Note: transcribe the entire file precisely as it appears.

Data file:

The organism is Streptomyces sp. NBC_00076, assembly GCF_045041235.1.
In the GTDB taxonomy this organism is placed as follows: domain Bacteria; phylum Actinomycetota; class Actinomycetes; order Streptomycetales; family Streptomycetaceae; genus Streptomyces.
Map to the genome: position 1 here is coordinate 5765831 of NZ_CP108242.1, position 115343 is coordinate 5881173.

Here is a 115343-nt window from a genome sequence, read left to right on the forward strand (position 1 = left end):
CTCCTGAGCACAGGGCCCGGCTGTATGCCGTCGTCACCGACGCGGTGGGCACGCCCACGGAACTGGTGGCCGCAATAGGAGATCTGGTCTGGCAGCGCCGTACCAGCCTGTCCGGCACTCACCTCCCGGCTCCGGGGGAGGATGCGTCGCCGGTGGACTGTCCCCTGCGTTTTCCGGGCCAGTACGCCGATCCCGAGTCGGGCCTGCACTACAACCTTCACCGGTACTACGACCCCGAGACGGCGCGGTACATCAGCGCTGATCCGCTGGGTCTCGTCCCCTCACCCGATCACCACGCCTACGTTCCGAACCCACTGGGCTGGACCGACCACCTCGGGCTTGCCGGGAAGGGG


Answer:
The organism is Streptomyces sp. NBC_00076, assembly GCF_045041235.1.
In the GTDB taxonomy this organism is placed as follows: domain Bacteria; phylum Actinomycetota; class Actinomycetes; order Streptomycetales; family Streptomycetaceae; genus Streptomyces.
Map to the genome: position 1 here is coordinate 5765831 of NZ_CP108242.1, position 115343 is coordinate 5881173.

Here is a 115343-nt window from a genome sequence, read left to right on the forward strand (position 1 = left end):
CTCCTGAGCACAGGGCCCGGCTGTATGCCGTCGTCACCGACGCGGTGGGCACGCCCACGGAACTGGTGGCCGCAATAGGAGATCTGGTCTGGCAGCGCCGTACCAGCCTGTCCGGCACTCACCTCCCGGCTCCGGGGGAGGATGCGTCGCCGGTGGACTGTCCCCTGCGTTTTCCGGGCCAGTACGCCGATCCCGAGTCGGGCCTGCACTACAACCTTCACCGGTACTACGACCCCGAGACGGCGCGGTACATCAGCGCTGATCCGCTGGGTCTCGTCCCCTCACCCGATCACCACGCCTACGTTCCGAACCCACTGGGCTGGACCGACCACCTCGGGCTTGCCGGGAAGGGG